This is the first post in our From The Trenches Series focusing on the archival job hunt. Please see the preceding link for more info and Sophie’s bio. Thanks so much for your contribution, Sophie! ~ ed.
Looking for a new job is never easy, no matter how you land in that position. I don’t think I’ve ever heard anyone say they actively enjoyed it, whether they found themselves doing so voluntarily or involuntarily. While I never planned on staying at the position I had been at for several years, I certainly never planned on leaving it as I did. I was slightly blindsided when I had found out that my position was being eliminated. The economy has certainly been in sorry shape and my institution was feeling the effects, but I had been assured multiple times due to the nature of my library and our very small staff, my position was secure, simply because there wasn’t someone else in the department who could absorb those duties. “You’ll be fine because no one can do what you do.” I held on to that. But despite all earlier assurances, I was blindsided when I was gently told by a very upset manager that despite her best efforts, my position was being eliminated. After the various stages of shock, anger, and resignation, all I could ask myself was “Now What?”
Finding yourself looking for a job especially when you weren’t planning on doing so is harrowing. It doesn’t help that libraries, archives, and institutions which employ information professionals across the board are hurting, resulting in downsizing, hiring freezes, if not outright closure (which is what’s likely to happen to where I used to work soon). So… now what? I’m in a particularly fun situation (in both the genuine and sarcastic) sense in that due to my partner’s work situation, relocation is not really an option for me, so I’m confined to jobs within a certain area. I received my MLIS with an emphasis in archival studies and after almost two years of working as a librarian, I’m primarily gunning for archival positions, which has always been my primary interest. Especially after attending SAA 2009, I was reminded that being archivist is what I want to do, it’s why I stayed in library school and it’s what I love, so now what’s left to do dive in and hope for the best.
What I’ve done so far is update my resume, got my references in order, and put out some feelers through colleagues that I’m looking for archival work. I’m a Certified Archivist, so I’m hoping that’ll help given that my most recent experience has been working in a research library. I have resumes sent out and I’m waiting to hear back. This process is nerve-wracking in the best of circumstances, but now we have something else to contend with… archivists with more experience who have been forced back into the job market are going to be applying for the same jobs as those fairly new in the field and those just entering the field. I’d be lying if I said this didn’t scare me. Why hire me when they may get someone with more experience for less money? But you can’t think like that. I’ve been told this more than once, it’s critical once you’re applying for a professional job to see yourself as such. If you meet the qualifications, you have the education, you are a professional, not a student seeking an internship. Don’t brag or be overconfident, but this is not the time to be shy, not on paper in your cover letter/resume, not in the interview. I’m making a point to try and apply for jobs that I know based on past experience and my own personality I know I would enjoy doing. I’ve learned this the hard way that if you apply for something because you think you should, it comes across and usually works against you.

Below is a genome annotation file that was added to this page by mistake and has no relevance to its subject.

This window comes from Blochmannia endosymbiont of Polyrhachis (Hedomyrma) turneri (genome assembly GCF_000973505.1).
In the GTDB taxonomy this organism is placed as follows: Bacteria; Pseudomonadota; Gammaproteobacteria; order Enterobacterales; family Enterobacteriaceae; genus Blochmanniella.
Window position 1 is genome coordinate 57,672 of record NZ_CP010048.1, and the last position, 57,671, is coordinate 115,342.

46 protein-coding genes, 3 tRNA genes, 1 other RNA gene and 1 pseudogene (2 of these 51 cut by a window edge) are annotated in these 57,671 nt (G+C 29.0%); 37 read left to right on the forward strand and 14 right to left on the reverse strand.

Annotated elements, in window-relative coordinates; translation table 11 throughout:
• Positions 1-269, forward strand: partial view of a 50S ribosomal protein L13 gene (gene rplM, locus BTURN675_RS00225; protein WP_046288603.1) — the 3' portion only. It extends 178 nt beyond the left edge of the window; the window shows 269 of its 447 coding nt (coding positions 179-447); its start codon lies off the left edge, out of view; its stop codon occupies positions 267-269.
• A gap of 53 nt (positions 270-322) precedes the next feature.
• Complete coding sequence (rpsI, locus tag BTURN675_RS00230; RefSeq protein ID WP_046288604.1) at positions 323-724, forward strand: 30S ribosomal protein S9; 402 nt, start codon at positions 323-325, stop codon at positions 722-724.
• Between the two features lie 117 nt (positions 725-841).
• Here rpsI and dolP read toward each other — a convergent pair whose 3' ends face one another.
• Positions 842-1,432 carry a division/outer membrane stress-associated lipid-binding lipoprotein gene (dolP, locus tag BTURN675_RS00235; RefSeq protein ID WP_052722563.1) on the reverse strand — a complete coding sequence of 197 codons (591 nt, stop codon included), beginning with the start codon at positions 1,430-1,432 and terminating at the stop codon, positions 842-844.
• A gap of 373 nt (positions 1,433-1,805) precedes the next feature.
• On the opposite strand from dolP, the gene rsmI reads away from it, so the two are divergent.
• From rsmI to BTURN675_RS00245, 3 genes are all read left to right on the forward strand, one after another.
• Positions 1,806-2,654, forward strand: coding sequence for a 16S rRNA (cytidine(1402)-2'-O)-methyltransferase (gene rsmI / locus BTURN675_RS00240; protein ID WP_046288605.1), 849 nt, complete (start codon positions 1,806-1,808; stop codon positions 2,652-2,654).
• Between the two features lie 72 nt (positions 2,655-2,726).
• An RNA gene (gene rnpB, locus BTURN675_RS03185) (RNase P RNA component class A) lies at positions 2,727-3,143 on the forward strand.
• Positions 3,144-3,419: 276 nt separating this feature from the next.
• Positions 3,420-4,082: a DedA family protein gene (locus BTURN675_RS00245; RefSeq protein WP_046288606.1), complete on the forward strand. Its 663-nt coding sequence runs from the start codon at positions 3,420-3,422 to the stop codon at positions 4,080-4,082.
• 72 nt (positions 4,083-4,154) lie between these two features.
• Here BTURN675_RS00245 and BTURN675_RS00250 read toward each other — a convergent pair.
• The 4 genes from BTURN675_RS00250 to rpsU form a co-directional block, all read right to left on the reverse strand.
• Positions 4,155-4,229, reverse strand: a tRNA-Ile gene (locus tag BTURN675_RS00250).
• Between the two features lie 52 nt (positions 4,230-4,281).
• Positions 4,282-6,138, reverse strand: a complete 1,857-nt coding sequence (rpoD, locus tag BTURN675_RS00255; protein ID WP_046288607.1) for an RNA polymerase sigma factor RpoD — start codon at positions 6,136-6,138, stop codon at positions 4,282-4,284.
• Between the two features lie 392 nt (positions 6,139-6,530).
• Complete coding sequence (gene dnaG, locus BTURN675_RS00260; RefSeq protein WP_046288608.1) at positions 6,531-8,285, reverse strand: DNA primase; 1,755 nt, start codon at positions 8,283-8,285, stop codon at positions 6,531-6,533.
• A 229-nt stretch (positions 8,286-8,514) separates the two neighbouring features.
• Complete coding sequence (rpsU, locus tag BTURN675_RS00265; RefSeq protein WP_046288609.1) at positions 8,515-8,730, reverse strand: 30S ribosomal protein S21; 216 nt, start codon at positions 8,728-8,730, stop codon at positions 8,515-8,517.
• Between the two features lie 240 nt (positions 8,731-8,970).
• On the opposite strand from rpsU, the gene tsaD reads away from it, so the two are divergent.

Now here’s hoping that I’ve followed my own advice and for good news as I wait to hear back from the places I applied. All the best.
One response to “From The Trenches: Now What?”
Sophie: good read. Can I assure you of one thing? I’m not seeing a lot of archivists with a lot of experience applying for positions below their perceived experience level. I was actually surprised at our last recruitment: qualifications were entry-early career, pay was mid, job description could have been any level. We received very few mid-career applicants. And a quick second point: when they do apply for positions below their qualifications, they aren’t performing any better–really–on the application materials or interviews. So the field for jobsearching is far more level than you might guess. Hang in there.